Since we live in the Arizona desert, which is a hot climate, the best edible fish for us to use in an aquaponics system it tilapia. Nile tilapia, in particular, can handle warmer temperatures. This post will be dynamic – the more we learn, the more we’ll add. 🙂
Tilapia are fast breeding (up to 1500 fry/spawn) and fast growing (from six to nine months to eating size). Males grow faster than females, so commercial producers use methods to ensure all male reproduction, or to convert females to males. We home-growers don’t need to be concerned about that, though.
Tilapia are cichlids, cousins to the pet-shop ciclids, like the oscars. They are aggressive and not-so-friendly fish. Tilapia are omnivores, eating both meat and veggies. For the most part they’re herbivores, but will eat their young and other proteins. As scavengers, they like to eat dead stuff, like dead fish and fish food. They enjoy algae and water plants like duckweed.
As we’ve been working to building our breeding colony, which is a male and a handful of females, we learned that some tilapia are more aggressive than others. They can be brutal, attacking each other, biting each other, and stressing each other to the point of death. In general, they fight for power and territory.
We currently have three females, around 4″ in length, that we’ve been able to sex once we figured that part out. One is a evil fish, and is being kept in solitary confinement because she has no social graces at all. The other two aren’t particularly friends; the larger one keeps the smaller one confined, but they aren’t actively fighting.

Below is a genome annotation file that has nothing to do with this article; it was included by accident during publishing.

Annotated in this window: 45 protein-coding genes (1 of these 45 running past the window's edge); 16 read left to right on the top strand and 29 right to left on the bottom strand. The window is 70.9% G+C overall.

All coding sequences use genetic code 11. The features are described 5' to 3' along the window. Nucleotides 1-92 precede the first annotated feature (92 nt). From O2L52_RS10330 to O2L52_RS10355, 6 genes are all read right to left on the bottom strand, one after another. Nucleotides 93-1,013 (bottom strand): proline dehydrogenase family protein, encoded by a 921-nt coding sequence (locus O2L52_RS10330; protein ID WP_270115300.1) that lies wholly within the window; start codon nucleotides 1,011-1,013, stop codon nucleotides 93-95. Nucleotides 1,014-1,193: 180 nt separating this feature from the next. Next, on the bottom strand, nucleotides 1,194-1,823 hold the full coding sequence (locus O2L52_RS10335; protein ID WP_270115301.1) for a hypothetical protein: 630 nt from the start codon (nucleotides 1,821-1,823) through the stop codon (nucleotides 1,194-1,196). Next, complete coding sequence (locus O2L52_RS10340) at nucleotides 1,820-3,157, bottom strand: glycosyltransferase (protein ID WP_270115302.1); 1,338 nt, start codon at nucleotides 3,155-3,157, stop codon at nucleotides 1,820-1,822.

We also have around 70 others who are fry and small fingerlings. They are all in a 15 gallon tank and doing fine. What we’ve learned is that tilapia get along better in aquarium environments when they’re crowded; they can’t pick on just one so the aggression gets distributed, or just mellows out. We’ll soon be putting the largest four of these in with the two nicer females in hopes of 1.: crowding them a bit, and 2.: finding a male. These four are small enough to be difficult to sex, though we have our suspicions.
A breeding colony, as mentioned, is one male and three to five females. With females around, the male will build a nest and protect it, even against his harem. So he needs a visual barrier between him and the females. A flower pot does well for this, so I hear. We’ll let you know once we find our male.
The reason a harem is needed is because tilapia, like rabbits and chickens, will literally kill a single mate with sex. The male is quite aggressive with his desires, and giving him multiple females allows the girls to get breaks and recover.
We currently have a 29 gallon tank that will serve as our fingerling tank, and we have a 15 gallon for our fry. A little 4 gallon tank serves as an infirmary for sick fish. And of course, the 300 gallon main tank or “pond” will be the food tank. But for breeding, we’re using another 29 gallon tank. This seems crowded, but our fish aren’t too large yet, and too much room isn’t a good thing, as mentioned above. We could put the breeders in the pond, but we want to control the conditions more. Our PH is very high here, and lowering PH in a small tank is much easier than controlling it in a large tank. We’ll see how that goes!
Types of Tilapia
There are a three main types of tilapia that are used for food. Nile Tilapia (O. niloticus” reddish to white with bars on caudal fins and white color strips on dorsal and anal fin); Blue Tilapia (O. aureus: bluish in color with red margins on fins); and Mosambique Tilapia (O. mossambicus: dark in color with no bars on fins). There are many hybrids. A popular hybrid is the Red Tilapia.
The main differences in the species are relatively minor. The age to maturity and aggressiveness aren’t significant enough to worry about in a home system, but the PH tolerance and temperature tolerance might be. You want to raise the fish that fit your environment best.